The second Covid-19 vaccine by Moderna has been authorized by the FDA. Meanwhile, hospitals across the country are running out of ICU beds as Covid cases rise.

New bill aims to protect people from ‘bad actor catering halls’
Dana and Grant Spoltore, both nurses, have treated Covid-19 patients throughout the pandemic and said they knew they’d be unable to host 238 guests and an 11-piece band at an indoor wedding reception at a country club near Atlantic City, where they’d planned to marry in October.
A general manager at the venue, Atlantic City Country Club, had promised in an email on July 31 that they’d be refunded the money they’d prepaid less their deposit if Covid-19 restrictions prevented the wedding and reception from taking place as contracted. But the couple haven’t been refunded their $7,500.
Martell’s Waters Edge, a waterfront venue in Bayville, where Joseph and Natalie Scarpitto planned to hold their wedding and reception in June, won’t refund the more than $10,000 they paid toward their balance even though the venue couldn’t deliver the services promised because of state restrictions that banned large indoor gatherings, the couple said.
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Sydney imposes lockdown on beach suburbs as cluster grows
SYDNEY Around a quarter of a million people in Sydney’s northern beach suburbs were ordered on Saturday into a strict lockdown until midnight Wednesday to contain a coronavirus cluster that officials fear could spread across the city.
Authorities will announced on Sunday whether further restrictions will be imposed on the rest of Sydney, Australia’s most populous city.
“I want to make that clear, to say to greater Sydney, please, please, do not go out tonight or the next few days unless you really have to,” New South Wales state Premier Gladys Berejiklian said at a news conference on Saturday.
The outbreak on Sydney’s northern beaches now totals 39 with two additional cases still under investigation. This up from five only two days ago, but authorities do not know the origin of the virus, which genome testing suggests is a U.S. strain.
Maryland, Virginia donate vaccine doses to Washington, D.C.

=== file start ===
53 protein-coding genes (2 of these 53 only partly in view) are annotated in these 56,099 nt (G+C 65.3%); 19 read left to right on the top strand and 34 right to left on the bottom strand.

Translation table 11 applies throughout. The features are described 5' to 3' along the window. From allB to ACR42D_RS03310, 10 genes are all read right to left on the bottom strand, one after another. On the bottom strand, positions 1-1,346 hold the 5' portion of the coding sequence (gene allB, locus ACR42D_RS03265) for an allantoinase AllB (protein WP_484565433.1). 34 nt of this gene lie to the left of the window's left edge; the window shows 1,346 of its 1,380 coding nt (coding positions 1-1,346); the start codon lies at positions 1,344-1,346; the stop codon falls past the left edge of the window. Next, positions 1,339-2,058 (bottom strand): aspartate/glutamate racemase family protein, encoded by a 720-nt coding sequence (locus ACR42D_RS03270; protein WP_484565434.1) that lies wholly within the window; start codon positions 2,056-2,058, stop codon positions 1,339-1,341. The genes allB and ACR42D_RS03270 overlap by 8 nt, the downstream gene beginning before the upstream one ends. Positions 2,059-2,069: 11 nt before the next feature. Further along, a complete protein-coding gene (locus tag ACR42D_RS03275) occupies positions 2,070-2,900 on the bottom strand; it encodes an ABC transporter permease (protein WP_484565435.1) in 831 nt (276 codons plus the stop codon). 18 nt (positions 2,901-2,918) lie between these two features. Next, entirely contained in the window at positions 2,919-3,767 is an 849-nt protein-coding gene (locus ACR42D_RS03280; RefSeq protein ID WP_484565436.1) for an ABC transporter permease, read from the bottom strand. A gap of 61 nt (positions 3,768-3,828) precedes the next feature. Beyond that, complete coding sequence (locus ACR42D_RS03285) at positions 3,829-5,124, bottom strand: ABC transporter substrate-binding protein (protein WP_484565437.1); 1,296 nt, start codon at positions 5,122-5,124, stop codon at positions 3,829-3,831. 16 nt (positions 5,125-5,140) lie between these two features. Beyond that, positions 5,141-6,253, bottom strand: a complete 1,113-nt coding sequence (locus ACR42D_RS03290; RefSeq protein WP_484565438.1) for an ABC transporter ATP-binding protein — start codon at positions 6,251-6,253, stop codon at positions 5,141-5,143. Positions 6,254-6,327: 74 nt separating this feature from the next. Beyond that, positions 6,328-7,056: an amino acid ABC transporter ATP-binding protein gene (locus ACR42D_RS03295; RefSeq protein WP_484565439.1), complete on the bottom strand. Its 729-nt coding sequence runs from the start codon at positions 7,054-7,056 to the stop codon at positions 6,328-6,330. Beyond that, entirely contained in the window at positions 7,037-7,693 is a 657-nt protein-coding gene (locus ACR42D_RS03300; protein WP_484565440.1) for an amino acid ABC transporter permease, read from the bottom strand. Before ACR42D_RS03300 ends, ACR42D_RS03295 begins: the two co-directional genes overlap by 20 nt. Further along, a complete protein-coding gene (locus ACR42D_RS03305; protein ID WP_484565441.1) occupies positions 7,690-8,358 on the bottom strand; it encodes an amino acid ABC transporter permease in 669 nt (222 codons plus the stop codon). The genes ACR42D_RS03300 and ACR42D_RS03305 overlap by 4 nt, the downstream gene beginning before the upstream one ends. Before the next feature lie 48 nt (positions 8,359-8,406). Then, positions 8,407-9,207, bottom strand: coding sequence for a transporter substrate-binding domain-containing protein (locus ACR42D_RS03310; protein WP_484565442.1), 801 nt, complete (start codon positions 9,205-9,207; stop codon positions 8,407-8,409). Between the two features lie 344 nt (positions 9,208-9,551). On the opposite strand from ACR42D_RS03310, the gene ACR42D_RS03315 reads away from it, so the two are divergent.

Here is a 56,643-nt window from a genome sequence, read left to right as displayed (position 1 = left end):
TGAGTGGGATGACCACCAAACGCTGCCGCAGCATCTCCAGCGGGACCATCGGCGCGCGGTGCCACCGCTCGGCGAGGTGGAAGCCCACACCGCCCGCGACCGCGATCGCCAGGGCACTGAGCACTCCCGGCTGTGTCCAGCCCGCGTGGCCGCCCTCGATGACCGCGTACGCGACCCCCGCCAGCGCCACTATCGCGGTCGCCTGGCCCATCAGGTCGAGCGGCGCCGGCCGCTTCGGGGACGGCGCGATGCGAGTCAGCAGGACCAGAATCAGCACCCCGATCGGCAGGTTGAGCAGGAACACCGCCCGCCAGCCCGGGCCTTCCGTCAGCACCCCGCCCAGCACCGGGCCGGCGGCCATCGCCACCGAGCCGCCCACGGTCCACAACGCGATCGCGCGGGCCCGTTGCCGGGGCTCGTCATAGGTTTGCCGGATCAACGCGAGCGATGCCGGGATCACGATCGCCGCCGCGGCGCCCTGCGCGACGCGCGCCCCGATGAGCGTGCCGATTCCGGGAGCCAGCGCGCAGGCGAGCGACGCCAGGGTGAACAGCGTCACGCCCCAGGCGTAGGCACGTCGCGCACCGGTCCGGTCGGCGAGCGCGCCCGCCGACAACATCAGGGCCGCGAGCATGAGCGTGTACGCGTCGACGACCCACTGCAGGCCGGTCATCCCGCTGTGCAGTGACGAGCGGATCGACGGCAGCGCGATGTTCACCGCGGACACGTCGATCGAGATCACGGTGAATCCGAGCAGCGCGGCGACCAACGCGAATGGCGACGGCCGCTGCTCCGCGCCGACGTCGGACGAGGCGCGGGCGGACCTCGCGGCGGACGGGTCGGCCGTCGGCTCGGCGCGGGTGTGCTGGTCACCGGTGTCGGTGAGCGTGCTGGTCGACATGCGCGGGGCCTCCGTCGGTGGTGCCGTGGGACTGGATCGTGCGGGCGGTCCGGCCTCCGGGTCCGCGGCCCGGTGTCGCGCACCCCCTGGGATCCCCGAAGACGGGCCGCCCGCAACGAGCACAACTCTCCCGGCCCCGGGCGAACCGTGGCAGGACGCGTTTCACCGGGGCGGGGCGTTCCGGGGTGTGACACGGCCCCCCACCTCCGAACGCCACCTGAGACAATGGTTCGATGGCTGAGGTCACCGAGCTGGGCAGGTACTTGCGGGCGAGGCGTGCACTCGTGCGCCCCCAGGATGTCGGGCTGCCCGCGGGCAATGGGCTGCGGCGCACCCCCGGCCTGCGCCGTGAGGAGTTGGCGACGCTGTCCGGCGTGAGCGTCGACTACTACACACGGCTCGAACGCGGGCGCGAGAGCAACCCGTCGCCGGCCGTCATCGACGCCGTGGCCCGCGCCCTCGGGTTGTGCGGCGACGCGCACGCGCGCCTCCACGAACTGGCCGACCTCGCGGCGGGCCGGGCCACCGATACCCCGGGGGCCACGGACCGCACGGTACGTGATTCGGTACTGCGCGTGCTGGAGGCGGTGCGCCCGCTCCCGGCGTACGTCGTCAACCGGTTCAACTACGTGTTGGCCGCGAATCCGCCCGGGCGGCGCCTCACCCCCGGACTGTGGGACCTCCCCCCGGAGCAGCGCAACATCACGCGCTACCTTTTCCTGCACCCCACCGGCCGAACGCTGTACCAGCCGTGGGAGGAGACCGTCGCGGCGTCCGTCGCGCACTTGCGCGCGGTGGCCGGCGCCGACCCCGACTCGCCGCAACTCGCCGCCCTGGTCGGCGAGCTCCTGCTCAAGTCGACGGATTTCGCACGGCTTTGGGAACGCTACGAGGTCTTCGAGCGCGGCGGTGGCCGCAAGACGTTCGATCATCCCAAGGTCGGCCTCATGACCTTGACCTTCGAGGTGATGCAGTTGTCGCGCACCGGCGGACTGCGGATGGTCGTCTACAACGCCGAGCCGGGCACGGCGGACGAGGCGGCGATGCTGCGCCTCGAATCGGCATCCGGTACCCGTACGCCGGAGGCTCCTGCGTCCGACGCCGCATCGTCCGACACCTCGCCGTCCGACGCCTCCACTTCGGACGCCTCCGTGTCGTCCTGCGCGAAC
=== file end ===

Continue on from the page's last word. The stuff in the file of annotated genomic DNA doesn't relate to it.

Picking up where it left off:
WASHINGTON Officials in the District of Columbia are accustomed to being short-changed in different ways.
There’s the long-standing issue of its quest for statehood and proper representation in Congress. And when the $2.2 trillion coronavirus stimulus package was passed by Congress in March, Washington, D.C., was classified as a territory a distinction that cost it $700 million in funding.
But when the latest shortfall hit the local allotment of new Covid-19 vaccine doses, Washington’s neighboring states pitched in to help make up the difference. In a heartening demonstration of interstate collectivism, Maryland and Virginia are each sending 8,000 vaccine doses, more than tripling the amount available for health care workers in the nation’s capital.
D.C. health officials have complained for weeks that the initial allotment formula followed by the Centers for Disease Control and Prevention provided Washington with just under 7,000 doses less than one-tenth of what would be needed for local health care workers.
Washington, D.C., bans indoor dining, other activities for three weeks
Indoor dining, museums and libraries will end in the District of Columbia starting next week amid a surge in coronavirus cases, according to an executive order issued Friday by Mayor Muriel Bowser.
The executive order also shuts down a bus service that shuttles passengers around the National Mall. Nonessential businesses are instructed to allow employees to work remotely. Capacity will be limited inside big box stores, food retailers and other essential businesses serving the public. 
The restrictions go into effect Wednesday at 10 p.m. and will remain in place until 5 a.m. Jan. 15. 
Appeals court shuts down dining, strip clubs in San Diego
A California appeals court Friday overturned a lower court ruling that allowed San Diego County restaurants and strip clubs to stay open despite local and state shutdown orders.
Superior Court Judge Joel Wohlfeil was weighing the clubs’ challenge to county cease-and-desist orders Wednesday when he surprised local leaders by telling the county to back off not only on the clubs but any venues that serve food.
The ruling Wednesday bound the hands of county officials and had multiple eateries quickly setting up tables and setting out menus.
A three-judge appellate panel in San Diego, responding to the state’s emergency application for temporary stay, granted the request Friday, overturning Wohlfeil’s preliminary inunction. An attorney for the clubs, Jason P. Saccuzzo, said by email they plan to request the stay be lifted “so adult entertainment establishments and restaurants can reopen.”
San Diego is part of a Southern California region under state stay-at-home orders that prohibit dining, limit essential retail stores to 20 percent capacity and keeps hair and nail salons closed. Restaurants can still offer delivery and to-go service.
The strip clubs, Cheetahs Gentlemen’s Club and Pacers Showgirls International, challenged earlier county orders to close and stayed open past the state’s Dec. 3 stay-at-home rules because an earlier ruling by Wohlfeil allowed it.